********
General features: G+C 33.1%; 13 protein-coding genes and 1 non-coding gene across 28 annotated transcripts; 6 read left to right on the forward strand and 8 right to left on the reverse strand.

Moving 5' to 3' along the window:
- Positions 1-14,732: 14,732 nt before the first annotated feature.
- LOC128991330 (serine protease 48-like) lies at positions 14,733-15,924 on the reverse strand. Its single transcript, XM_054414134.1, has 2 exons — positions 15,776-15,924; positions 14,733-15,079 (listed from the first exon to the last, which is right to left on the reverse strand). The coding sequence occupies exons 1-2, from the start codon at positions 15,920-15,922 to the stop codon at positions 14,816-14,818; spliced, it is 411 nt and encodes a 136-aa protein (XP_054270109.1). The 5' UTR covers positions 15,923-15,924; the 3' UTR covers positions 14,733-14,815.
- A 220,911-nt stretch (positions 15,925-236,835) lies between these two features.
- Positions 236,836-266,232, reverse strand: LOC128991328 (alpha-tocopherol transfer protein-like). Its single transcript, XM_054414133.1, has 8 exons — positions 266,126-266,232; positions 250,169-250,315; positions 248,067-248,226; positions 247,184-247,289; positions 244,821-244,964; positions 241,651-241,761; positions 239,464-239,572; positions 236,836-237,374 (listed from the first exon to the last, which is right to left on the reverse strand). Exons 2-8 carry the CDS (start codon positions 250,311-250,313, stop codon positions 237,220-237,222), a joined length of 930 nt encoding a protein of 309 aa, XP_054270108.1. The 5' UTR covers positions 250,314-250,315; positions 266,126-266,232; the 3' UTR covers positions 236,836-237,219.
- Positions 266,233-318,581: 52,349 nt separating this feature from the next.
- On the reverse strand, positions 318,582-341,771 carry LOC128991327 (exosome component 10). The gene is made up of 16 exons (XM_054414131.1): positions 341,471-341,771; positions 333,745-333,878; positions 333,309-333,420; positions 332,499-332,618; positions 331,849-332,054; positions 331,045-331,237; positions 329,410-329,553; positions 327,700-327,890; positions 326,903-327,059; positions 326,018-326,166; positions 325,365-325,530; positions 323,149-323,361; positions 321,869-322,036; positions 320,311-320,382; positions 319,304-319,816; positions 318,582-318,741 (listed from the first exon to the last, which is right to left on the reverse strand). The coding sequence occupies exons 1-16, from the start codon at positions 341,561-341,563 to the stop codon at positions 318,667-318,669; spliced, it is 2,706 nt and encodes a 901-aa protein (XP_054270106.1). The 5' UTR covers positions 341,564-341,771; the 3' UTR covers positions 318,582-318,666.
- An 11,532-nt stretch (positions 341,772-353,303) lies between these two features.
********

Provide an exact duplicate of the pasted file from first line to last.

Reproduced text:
General features: G+C 33.1%; 13 protein-coding genes and 1 non-coding gene across 28 annotated transcripts; 6 read left to right on the forward strand and 8 right to left on the reverse strand.

Moving 5' to 3' along the window:
- Positions 1-14,732: 14,732 nt before the first annotated feature.
- LOC128991330 (serine protease 48-like) lies at positions 14,733-15,924 on the reverse strand. Its single transcript, XM_054414134.1, has 2 exons — positions 15,776-15,924; positions 14,733-15,079 (listed from the first exon to the last, which is right to left on the reverse strand). The coding sequence occupies exons 1-2, from the start codon at positions 15,920-15,922 to the stop codon at positions 14,816-14,818; spliced, it is 411 nt and encodes a 136-aa protein (XP_054270109.1). The 5' UTR covers positions 15,923-15,924; the 3' UTR covers positions 14,733-14,815.
- A 220,911-nt stretch (positions 15,925-236,835) lies between these two features.
- Positions 236,836-266,232, reverse strand: LOC128991328 (alpha-tocopherol transfer protein-like). Its single transcript, XM_054414133.1, has 8 exons — positions 266,126-266,232; positions 250,169-250,315; positions 248,067-248,226; positions 247,184-247,289; positions 244,821-244,964; positions 241,651-241,761; positions 239,464-239,572; positions 236,836-237,374 (listed from the first exon to the last, which is right to left on the reverse strand). Exons 2-8 carry the CDS (start codon positions 250,311-250,313, stop codon positions 237,220-237,222), a joined length of 930 nt encoding a protein of 309 aa, XP_054270108.1. The 5' UTR covers positions 250,314-250,315; positions 266,126-266,232; the 3' UTR covers positions 236,836-237,219.
- Positions 266,233-318,581: 52,349 nt separating this feature from the next.
- On the reverse strand, positions 318,582-341,771 carry LOC128991327 (exosome component 10). The gene is made up of 16 exons (XM_054414131.1): positions 341,471-341,771; positions 333,745-333,878; positions 333,309-333,420; positions 332,499-332,618; positions 331,849-332,054; positions 331,045-331,237; positions 329,410-329,553; positions 327,700-327,890; positions 326,903-327,059; positions 326,018-326,166; positions 325,365-325,530; positions 323,149-323,361; positions 321,869-322,036; positions 320,311-320,382; positions 319,304-319,816; positions 318,582-318,741 (listed from the first exon to the last, which is right to left on the reverse strand). The coding sequence occupies exons 1-16, from the start codon at positions 341,561-341,563 to the stop codon at positions 318,667-318,669; spliced, it is 2,706 nt and encodes a 901-aa protein (XP_054270106.1). The 5' UTR covers positions 341,564-341,771; the 3' UTR covers positions 318,582-318,666.
- An 11,532-nt stretch (positions 341,772-353,303) lies between these two features.